Restriction enzymes can leave different types of ends once the DNA is cleaved: sticky ends and blunt ends. Sticky ends leave 3’ and 5’ overhangs while blunt ends leave no overhangs. The type of end dictates how the DNA fragment isolated by the restriction enzyme digest will be recombined with other DNA fragments in a process known as ligation.
A restriction enzyme digest should be carefully planned. A digestion reaction typically consists of the following: deionized water, the DNA that’s going to be cut, buffer specific to the enzyme you will use, and sometimes a protein called bovine serum albumin or BSA. BSA will stabilize the reaction by preventing enzyme from sticking to the side of the container that houses the digest. Each restriction enzyme can potentially have different buffer conditions, incubation temperatures, and requirements for BSA. Suppliers of restriction enzymes will have resources that one can check to obtain all of the necessary information.
To begin setting up the digest, retrieve the restriction enzyme from the freezer or fridge. Keep the restriction enzyme on ice or a thermal resistant container to make sure there is optimal activity for future reactions. To a microfuge tube reaction components should be added in the following order. First, a volume of sterile, nuclease-free water that will yield a final reaction volume of 20μL. Then 10x Restriction Enzyme Buffer, then BSA if needed, up to 1μg of DNA, and 2-10 units of enzyme. Units are defined as the amount of enzyme required to produce a complete digest of 1μg of control DNA in 60 minutes at 37°C in a 50μL reaction volume. After, mix by vortexing and then centrifuge briefly at 12,000xg in a microcentrifuge to collect the contents at the bottom of the tube. Then incubate at an optimal temperature for your restriction enzyme, usually 37°C in a heating block for 1 to 4 hours.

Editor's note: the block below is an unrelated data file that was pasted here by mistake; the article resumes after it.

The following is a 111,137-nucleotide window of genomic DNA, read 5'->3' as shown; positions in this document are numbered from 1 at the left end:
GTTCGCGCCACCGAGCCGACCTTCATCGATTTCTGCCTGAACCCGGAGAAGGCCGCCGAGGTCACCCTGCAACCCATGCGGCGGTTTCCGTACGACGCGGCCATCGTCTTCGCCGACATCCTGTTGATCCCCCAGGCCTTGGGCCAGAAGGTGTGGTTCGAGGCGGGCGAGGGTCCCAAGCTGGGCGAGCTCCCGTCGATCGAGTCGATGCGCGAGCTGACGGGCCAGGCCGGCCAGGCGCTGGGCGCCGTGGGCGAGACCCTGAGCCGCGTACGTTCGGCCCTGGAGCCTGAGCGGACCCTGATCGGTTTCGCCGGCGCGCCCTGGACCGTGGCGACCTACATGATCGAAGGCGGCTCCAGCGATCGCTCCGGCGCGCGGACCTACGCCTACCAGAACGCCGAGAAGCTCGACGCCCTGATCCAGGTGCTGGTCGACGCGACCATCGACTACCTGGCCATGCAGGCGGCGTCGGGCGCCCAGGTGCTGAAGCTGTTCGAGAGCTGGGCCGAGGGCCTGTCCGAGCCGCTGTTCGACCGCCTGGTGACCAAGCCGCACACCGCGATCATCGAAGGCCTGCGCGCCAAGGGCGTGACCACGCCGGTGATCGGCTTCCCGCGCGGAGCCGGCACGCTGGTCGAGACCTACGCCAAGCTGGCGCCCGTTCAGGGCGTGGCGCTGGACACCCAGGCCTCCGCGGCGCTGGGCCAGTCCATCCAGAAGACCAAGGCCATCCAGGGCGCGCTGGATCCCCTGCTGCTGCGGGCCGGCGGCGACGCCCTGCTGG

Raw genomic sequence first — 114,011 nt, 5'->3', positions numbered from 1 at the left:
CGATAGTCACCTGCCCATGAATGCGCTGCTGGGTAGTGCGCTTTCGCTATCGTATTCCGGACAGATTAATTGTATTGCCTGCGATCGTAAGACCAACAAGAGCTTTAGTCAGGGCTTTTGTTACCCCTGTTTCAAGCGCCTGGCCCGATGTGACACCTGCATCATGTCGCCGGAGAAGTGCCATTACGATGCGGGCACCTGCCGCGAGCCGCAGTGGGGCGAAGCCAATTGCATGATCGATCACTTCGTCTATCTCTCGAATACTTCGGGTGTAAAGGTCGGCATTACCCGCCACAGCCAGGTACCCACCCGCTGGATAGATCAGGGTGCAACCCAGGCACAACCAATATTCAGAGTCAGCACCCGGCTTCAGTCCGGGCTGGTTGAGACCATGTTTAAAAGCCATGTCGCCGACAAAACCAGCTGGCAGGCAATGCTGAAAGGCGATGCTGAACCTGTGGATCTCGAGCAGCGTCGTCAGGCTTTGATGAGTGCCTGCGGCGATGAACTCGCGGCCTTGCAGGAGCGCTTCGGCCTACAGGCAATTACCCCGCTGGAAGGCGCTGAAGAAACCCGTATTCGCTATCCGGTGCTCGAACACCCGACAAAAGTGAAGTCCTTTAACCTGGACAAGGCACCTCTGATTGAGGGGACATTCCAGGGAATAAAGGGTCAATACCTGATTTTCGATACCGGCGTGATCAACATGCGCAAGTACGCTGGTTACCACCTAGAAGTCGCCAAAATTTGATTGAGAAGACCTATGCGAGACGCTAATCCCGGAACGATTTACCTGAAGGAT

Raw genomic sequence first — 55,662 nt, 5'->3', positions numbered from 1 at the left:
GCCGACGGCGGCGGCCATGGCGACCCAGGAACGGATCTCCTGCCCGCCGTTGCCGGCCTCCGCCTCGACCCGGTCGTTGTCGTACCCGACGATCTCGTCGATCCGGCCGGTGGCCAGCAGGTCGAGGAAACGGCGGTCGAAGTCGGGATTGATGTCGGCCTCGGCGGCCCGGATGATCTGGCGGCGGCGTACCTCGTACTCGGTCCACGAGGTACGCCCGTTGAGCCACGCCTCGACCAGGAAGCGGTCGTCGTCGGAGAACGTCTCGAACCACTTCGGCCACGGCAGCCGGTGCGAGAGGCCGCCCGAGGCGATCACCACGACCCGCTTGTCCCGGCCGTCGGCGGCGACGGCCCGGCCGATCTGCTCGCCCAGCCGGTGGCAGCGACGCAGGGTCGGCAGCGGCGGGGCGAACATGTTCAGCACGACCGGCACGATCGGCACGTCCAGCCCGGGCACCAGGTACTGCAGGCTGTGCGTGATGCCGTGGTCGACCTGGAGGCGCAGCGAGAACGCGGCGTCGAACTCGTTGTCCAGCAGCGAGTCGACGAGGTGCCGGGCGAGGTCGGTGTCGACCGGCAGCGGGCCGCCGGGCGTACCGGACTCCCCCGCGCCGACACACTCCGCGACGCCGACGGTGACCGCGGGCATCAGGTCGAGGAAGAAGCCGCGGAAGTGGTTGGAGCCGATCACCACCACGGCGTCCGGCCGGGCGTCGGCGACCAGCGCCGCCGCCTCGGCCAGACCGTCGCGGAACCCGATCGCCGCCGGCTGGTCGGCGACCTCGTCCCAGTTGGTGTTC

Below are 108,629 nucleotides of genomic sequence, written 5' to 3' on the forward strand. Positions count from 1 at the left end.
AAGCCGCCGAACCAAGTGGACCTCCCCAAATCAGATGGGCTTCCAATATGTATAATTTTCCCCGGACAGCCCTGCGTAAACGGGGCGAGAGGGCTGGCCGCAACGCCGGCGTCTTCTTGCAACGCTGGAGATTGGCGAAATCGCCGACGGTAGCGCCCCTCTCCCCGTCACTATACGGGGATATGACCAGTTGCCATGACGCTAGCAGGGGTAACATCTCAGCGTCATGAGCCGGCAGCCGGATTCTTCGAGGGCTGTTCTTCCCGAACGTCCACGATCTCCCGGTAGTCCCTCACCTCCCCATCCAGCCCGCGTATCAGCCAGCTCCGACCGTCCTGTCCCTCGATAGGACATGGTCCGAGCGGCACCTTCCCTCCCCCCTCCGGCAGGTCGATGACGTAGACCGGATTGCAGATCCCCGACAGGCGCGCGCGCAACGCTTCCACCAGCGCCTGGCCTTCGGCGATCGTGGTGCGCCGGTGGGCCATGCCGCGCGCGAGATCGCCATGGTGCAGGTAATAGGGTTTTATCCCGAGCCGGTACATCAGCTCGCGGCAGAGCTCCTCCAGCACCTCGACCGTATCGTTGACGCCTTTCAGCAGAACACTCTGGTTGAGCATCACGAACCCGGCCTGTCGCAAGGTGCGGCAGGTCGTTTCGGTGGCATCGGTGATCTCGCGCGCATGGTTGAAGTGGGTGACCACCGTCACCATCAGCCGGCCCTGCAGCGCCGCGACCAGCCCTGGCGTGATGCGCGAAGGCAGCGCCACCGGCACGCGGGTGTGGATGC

Once your digest has completed, it’s a good idea to incubate the reaction mixture at 65˚C to heat inactivate the restriction enzymes. While restriction enzymes cut site-specifically most of the time, prolonged incubation times can lead to star activity, which is cutting at sites that are similar, but distinct from their typical digestion sites.
Following inactivation, the DNA should be run on an agarose gel to ensure that the digest was successful.
Here are a couple of helpful hints for running your digests and ensuring success.